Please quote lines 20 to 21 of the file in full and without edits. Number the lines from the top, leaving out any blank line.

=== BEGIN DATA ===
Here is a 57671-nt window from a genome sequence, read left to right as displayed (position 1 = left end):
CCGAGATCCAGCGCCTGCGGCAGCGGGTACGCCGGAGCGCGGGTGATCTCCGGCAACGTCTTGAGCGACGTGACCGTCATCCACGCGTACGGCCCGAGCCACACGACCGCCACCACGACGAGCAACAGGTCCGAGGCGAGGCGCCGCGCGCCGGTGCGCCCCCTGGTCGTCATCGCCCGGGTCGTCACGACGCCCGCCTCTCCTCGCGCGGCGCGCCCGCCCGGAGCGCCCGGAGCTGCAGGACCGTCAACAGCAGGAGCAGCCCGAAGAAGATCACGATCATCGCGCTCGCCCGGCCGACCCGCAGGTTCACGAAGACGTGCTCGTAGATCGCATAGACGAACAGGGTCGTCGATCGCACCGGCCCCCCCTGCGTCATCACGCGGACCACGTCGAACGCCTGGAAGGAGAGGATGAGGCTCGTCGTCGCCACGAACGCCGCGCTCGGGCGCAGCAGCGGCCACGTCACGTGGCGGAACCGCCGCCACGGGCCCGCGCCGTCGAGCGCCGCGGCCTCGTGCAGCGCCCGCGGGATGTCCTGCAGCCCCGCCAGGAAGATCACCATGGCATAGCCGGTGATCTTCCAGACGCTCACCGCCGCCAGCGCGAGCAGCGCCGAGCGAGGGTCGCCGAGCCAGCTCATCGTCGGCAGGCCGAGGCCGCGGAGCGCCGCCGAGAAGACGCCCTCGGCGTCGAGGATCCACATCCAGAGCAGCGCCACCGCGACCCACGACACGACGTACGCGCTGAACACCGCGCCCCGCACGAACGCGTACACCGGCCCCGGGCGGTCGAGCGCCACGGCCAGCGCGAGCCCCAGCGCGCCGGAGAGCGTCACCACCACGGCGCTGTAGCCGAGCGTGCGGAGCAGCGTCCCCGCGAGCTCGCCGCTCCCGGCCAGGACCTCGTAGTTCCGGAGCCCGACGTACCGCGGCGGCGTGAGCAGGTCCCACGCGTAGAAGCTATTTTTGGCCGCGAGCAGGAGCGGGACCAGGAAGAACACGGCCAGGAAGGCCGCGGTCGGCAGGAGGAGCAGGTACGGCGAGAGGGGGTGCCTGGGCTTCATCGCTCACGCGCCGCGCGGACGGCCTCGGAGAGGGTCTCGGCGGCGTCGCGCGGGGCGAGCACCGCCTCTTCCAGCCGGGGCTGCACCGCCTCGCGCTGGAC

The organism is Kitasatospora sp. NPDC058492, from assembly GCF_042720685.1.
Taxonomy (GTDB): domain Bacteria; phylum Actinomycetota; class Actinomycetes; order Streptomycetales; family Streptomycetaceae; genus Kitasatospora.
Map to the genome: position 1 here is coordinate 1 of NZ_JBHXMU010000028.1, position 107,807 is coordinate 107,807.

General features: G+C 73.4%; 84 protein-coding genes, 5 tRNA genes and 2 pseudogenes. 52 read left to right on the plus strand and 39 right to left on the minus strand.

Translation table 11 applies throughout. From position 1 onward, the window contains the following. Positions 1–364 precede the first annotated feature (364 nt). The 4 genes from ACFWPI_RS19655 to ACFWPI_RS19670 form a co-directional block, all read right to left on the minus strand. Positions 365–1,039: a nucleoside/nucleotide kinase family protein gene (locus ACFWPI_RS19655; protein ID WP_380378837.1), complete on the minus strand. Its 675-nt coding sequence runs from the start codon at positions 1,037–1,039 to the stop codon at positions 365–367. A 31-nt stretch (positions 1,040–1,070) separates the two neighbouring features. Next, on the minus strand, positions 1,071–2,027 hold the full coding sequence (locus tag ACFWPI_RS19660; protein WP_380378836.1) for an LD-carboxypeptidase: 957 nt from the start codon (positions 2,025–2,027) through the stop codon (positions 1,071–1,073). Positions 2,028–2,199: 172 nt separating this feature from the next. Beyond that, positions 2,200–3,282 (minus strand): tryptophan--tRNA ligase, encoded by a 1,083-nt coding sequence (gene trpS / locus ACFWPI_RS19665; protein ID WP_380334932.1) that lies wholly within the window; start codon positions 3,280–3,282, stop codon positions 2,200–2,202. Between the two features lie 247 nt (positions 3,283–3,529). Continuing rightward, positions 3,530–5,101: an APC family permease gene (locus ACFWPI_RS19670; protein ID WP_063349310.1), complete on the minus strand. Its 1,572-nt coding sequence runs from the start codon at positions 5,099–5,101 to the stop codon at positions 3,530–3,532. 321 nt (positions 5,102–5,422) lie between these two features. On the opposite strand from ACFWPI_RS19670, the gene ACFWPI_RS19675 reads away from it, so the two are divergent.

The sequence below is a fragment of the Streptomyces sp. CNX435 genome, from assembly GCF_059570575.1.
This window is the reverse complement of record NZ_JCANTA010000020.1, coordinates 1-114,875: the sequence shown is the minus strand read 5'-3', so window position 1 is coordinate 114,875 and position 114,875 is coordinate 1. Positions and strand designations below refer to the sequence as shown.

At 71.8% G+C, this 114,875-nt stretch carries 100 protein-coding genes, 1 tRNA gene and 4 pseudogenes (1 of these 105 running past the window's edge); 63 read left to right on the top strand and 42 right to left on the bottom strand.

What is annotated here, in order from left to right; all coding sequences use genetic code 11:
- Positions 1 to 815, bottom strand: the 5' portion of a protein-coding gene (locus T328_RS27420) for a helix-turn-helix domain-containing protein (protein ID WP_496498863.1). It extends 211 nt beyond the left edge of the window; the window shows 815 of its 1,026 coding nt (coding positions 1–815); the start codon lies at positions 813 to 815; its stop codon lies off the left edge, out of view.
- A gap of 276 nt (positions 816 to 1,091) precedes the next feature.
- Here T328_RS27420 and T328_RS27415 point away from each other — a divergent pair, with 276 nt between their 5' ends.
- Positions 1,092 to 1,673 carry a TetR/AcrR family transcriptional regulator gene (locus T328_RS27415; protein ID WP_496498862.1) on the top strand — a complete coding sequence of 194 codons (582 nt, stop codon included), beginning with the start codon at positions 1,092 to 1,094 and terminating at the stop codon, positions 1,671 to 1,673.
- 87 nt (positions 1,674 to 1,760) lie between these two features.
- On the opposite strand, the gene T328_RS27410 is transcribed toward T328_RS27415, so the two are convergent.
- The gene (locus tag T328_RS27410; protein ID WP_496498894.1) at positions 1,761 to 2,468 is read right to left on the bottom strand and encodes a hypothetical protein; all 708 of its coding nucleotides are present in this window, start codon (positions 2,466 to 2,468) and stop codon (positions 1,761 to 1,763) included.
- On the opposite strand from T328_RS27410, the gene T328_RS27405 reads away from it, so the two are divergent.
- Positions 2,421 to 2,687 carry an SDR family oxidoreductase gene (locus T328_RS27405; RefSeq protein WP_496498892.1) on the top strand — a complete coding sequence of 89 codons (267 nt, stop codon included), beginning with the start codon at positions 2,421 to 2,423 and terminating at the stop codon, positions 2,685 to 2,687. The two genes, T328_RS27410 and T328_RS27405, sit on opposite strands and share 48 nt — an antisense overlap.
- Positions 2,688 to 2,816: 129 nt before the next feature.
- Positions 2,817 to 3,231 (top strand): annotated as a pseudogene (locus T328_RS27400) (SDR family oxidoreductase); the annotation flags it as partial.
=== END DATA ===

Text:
- Positions 2,421 to 2,687 carry an SDR family oxidoreductase gene (locus T328_RS27405; RefSeq protein WP_496498892.1) on the top strand — a complete coding sequence of 89 codons (267 nt, stop codon included), beginning with the start codon at positions 2,421 to 2,423 and terminating at the stop codon, positions 2,685 to 2,687. The two genes, T328_RS27410 and T328_RS27405, sit on opposite strands and share 48 nt — an antisense overlap.
- Positions 2,688 to 2,816: 129 nt before the next feature.